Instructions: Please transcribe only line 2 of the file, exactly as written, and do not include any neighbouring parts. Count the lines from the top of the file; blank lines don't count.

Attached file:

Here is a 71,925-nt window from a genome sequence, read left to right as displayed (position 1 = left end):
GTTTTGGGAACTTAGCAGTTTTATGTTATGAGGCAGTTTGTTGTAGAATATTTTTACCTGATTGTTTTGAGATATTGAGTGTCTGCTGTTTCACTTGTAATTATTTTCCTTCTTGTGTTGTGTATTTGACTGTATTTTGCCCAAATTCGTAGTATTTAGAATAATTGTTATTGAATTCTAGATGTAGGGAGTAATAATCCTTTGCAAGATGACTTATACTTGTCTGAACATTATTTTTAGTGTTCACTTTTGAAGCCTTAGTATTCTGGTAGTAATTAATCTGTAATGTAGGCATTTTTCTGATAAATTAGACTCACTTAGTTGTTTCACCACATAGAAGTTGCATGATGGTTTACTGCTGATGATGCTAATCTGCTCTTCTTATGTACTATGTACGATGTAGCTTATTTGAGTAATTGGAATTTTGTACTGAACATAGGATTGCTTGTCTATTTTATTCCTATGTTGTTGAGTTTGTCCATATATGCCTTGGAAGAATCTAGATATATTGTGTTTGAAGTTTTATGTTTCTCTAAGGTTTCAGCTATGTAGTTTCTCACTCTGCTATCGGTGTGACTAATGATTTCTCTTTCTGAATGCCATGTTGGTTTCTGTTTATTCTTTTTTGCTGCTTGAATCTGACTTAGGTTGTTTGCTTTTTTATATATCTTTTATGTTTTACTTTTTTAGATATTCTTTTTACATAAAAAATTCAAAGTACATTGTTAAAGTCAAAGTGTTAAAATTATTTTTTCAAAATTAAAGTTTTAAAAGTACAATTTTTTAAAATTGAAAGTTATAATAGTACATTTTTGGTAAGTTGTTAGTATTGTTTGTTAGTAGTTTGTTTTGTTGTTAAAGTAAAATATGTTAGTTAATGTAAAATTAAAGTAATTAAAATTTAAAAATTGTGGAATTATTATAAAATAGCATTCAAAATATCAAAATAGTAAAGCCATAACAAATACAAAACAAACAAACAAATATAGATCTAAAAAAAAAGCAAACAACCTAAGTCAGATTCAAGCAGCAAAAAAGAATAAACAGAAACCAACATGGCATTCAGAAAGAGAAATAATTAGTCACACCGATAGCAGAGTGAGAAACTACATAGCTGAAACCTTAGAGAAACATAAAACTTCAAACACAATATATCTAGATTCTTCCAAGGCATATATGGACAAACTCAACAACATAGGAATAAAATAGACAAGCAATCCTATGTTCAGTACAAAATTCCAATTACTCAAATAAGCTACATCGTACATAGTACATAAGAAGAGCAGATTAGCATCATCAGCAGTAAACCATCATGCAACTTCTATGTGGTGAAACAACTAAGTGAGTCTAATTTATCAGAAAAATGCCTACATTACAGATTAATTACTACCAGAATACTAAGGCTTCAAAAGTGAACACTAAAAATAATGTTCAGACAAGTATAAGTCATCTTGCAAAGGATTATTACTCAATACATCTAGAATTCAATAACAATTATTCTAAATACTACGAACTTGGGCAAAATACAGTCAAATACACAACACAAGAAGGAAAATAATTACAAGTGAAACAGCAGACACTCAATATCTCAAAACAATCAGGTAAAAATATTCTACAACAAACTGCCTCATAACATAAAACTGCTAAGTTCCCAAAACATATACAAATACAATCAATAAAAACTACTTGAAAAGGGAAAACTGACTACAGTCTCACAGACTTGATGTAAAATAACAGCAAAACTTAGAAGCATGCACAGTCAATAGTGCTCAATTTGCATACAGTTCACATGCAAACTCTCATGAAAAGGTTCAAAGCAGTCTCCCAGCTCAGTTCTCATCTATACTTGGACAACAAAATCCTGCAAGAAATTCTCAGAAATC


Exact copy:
GTTTTGGGAACTTAGCAGTTTTATGTTATGAGGCAGTTTGTTGTAGAATATTTTTACCTGATTGTTTTGAGATATTGAGTGTCTGCTGTTTCACTTGTAATTATTTTCCTTCTTGTGTTGTGTATTTGACTGTATTTTGCCCAAATTCGTAGTATTTAGAATAATTGTTATTGAATTCTAGATGTAGGGAGTAATAATCCTTTGCAAGATGACTTATACTTGTCTGAACATTATTTTTAGTGTTCACTTTTGAAGCCTTAGTATTCTGGTAGTAATTAATCTGTAATGTAGGCATTTTTCTGATAAATTAGACTCACTTAGTTGTTTCACCACATAGAAGTTGCATGATGGTTTACTGCTGATGATGCTAATCTGCTCTTCTTATGTACTATGTACGATGTAGCTTATTTGAGTAATTGGAATTTTGTACTGAACATAGGATTGCTTGTCTATTTTATTCCTATGTTGTTGAGTTTGTCCATATATGCCTTGGAAGAATCTAGATATATTGTGTTTGAAGTTTTATGTTTCTCTAAGGTTTCAGCTATGTAGTTTCTCACTCTGCTATCGGTGTGACTAATGATTTCTCTTTCTGAATGCCATGTTGGTTTCTGTTTATTCTTTTTTGCTGCTTGAATCTGACTTAGGTTGTTTGCTTTTTTATATATCTTTTATGTTTTACTTTTTTAGATATTCTTTTTACATAAAAAATTCAAAGTACATTGTTAAAGTCAAAGTGTTAAAATTATTTTTTCAAAATTAAAGTTTTAAAAGTACAATTTTTTAAAATTGAAAGTTATAATAGTACATTTTTGGTAAGTTGTTAGTATTGTTTGTTAGTAGTTTGTTTTGTTGTTAAAGTAAAATATGTTAGTTAATGTAAAATTAAAGTAATTAAAATTTAAAAATTGTGGAATTATTATAAAATAGCATTCAAAATATCAAAATAGTAAAGCCATAACAAATACAAAACAAACAAACAAATATAGATCTAAAAAAAAAGCAAACAACCTAAGTCAGATTCAAGCAGCAAAAAAGAATAAACAGAAACCAACATGGCATTCAGAAAGAGAAATAATTAGTCACACCGATAGCAGAGTGAGAAACTACATAGCTGAAACCTTAGAGAAACATAAAACTTCAAACACAATATATCTAGATTCTTCCAAGGCATATATGGACAAACTCAACAACATAGGAATAAAATAGACAAGCAATCCTATGTTCAGTACAAAATTCCAATTACTCAAATAAGCTACATCGTACATAGTACATAAGAAGAGCAGATTAGCATCATCAGCAGTAAACCATCATGCAACTTCTATGTGGTGAAACAACTAAGTGAGTCTAATTTATCAGAAAAATGCCTACATTACAGATTAATTACTACCAGAATACTAAGGCTTCAAAAGTGAACACTAAAAATAATGTTCAGACAAGTATAAGTCATCTTGCAAAGGATTATTACTCAATACATCTAGAATTCAATAACAATTATTCTAAATACTACGAACTTGGGCAAAATACAGTCAAATACACAACACAAGAAGGAAAATAATTACAAGTGAAACAGCAGACACTCAATATCTCAAAACAATCAGGTAAAAATATTCTACAACAAACTGCCTCATAACATAAAACTGCTAAGTTCCCAAAACATATACAAATACAATCAATAAAAACTACTTGAAAAGGGAAAACTGACTACAGTCTCACAGACTTGATGTAAAATAACAGCAAAACTTAGAAGCATGCACAGTCAATAGTGCTCAATTTGCATACAGTTCACATGCAAACTCTCATGAAAAGGTTCAAAGCAGTCTCCCAGCTCAGTTCTCATCTATACTTGGACAACAAAATCCTGCAAGAAATTCTCAGAAATC